The Government may have to make further interventions to help households cope with the cost of living, Minister for Finance Michael McGrath has said.

He said he expects that any announcements about potential changes will be made in the next two weeks.

Speaking on RTÉ's Today with Claire Byrne, Minister McGrath said the economy is in good health and the Government will make judgement calls on what steps it should take next.

He said the Government needs to be flexible and agile in its response, but is in a position where it can make interventions.

He said a range of other measures, such as cutting the VAT on gas and electricity bills, have also been implemented, along with a reduction in the excise on petrol and diesel.

Other budget measures aimed at helping households have also come into effect this year, he added.

Mr McGrath said his sense is that many people are feeling real pressure and dealing with huge bills this month, and while the energy credit was a help, he acknowledged that it "did not go all the way" for many households.

He said there is some merit to the idea of introducing a 30% tax band but that it carries considerable cost.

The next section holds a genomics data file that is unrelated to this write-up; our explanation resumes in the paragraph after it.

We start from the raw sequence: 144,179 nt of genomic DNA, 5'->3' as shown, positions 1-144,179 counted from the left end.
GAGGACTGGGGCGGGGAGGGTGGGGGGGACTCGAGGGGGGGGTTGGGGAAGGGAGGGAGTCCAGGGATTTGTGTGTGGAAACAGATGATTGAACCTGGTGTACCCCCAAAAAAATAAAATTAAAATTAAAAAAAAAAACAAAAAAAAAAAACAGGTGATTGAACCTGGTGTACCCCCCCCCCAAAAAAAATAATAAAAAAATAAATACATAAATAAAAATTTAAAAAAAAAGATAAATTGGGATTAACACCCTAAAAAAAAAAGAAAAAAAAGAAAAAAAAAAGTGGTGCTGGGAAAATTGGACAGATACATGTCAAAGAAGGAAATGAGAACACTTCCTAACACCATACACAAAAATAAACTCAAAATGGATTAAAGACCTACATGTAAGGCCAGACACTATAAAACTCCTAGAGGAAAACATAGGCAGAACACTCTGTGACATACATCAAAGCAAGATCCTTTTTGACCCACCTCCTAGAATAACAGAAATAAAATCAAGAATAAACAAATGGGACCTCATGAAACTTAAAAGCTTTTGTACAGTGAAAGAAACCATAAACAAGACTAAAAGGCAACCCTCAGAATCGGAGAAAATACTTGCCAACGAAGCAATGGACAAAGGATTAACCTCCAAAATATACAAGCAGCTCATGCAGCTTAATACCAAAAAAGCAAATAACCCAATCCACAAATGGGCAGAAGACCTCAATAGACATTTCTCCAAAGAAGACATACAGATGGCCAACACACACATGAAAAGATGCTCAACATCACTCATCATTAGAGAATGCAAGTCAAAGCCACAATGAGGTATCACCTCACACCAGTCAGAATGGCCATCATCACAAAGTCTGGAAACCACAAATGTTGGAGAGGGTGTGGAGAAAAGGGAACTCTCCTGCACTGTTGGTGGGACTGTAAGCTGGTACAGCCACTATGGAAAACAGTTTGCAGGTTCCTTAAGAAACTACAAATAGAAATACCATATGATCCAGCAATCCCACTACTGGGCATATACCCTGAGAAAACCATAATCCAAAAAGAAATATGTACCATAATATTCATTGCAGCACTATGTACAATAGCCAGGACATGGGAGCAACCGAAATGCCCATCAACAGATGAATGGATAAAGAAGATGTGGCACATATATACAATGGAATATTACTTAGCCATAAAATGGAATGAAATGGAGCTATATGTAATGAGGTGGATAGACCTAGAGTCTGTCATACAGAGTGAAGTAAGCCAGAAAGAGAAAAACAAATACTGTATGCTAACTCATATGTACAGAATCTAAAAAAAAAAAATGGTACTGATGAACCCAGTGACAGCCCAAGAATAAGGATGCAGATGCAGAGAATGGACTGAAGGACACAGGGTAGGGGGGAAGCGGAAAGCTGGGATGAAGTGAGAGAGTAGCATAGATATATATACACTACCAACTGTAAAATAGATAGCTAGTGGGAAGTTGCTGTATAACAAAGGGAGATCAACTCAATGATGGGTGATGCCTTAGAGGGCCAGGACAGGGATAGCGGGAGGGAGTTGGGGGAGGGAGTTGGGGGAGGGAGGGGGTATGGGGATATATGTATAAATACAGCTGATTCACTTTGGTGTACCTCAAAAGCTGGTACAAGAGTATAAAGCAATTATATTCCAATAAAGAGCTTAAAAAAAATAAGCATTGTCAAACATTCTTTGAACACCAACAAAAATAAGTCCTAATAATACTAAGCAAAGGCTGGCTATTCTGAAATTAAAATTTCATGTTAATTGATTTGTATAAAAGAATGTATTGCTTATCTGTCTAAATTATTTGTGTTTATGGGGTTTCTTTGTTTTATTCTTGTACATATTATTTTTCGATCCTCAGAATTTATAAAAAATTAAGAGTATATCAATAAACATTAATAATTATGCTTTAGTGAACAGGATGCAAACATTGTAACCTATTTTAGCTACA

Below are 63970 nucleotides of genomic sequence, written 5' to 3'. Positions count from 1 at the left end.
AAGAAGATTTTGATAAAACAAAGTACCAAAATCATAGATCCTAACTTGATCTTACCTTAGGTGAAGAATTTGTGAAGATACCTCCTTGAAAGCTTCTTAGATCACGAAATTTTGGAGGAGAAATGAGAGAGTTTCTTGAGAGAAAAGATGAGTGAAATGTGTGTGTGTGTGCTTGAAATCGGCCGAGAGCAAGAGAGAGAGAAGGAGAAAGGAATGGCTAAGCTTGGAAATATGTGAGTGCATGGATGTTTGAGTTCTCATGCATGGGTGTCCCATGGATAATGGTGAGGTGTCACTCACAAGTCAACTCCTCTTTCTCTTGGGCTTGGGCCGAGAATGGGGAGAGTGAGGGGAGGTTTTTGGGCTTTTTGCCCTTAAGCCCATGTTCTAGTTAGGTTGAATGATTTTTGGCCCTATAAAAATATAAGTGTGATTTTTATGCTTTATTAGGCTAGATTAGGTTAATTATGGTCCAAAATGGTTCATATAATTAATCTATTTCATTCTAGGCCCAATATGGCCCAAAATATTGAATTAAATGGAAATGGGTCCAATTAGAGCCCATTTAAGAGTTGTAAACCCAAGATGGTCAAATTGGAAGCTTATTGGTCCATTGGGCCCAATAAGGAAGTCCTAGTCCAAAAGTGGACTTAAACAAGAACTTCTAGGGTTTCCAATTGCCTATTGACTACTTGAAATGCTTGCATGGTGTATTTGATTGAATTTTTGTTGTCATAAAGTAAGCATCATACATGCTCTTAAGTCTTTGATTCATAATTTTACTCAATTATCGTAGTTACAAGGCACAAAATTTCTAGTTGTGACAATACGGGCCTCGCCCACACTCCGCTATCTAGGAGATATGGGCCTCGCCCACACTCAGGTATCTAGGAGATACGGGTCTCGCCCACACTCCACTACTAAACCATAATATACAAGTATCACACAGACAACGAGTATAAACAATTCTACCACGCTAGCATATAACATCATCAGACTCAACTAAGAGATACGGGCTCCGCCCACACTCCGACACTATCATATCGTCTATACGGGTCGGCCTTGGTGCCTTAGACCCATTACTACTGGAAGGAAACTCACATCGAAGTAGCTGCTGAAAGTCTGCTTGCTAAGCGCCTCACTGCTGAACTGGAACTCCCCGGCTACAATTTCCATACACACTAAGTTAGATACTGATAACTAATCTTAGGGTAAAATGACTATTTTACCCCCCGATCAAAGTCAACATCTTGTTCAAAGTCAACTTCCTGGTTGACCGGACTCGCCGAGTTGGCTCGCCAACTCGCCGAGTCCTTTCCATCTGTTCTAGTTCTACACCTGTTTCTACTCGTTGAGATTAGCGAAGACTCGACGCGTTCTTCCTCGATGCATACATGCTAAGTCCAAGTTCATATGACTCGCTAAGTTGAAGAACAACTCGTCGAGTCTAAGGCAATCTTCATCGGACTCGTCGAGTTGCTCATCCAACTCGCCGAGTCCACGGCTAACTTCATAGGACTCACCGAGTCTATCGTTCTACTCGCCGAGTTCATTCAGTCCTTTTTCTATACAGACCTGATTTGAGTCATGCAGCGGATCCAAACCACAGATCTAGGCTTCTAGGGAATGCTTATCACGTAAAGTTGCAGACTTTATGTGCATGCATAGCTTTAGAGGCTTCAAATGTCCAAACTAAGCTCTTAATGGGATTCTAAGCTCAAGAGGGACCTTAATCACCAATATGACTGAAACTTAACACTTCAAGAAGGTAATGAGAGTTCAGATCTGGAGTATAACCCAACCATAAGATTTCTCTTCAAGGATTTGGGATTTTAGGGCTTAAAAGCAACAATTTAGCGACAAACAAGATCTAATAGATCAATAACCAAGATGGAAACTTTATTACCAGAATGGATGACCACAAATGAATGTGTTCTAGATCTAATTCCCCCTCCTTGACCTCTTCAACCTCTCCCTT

Work on this is continuing and final decisions will be made later this year, he said.

Minister McGrath also said there are no plans to introduce mortgage interest relief despite a continuous rise in interest rates, but everything is being kept under review.

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He said he is conscious that changes since July have been "rapid" and represent a "big shock" to the finances of hundreds of thousands of home owners.

He said many are locked into fixed rates and are not impacted immediately but tracker mortgage holders are impacted as soon as an announcement is made by the ECB.

The minister said while there have not been changes in variable rates by banks, he would expect such changes shortly.

He also raised concerns for those with mortgages with non bank lenders as they have a "different funding mix" and some are paying around 7%.

Mr McGrath said he is engaging with the Central Bank on the issue and has asked them their views on it and whether they need any additional powers.

He said there needs to be forbearance as people paying 7% and possibly more will inevitably come under "real pressure."

Minister McGrath said the level of mortgage arrears has fallen consistently since 2010 and it is now the lowest in over a decade.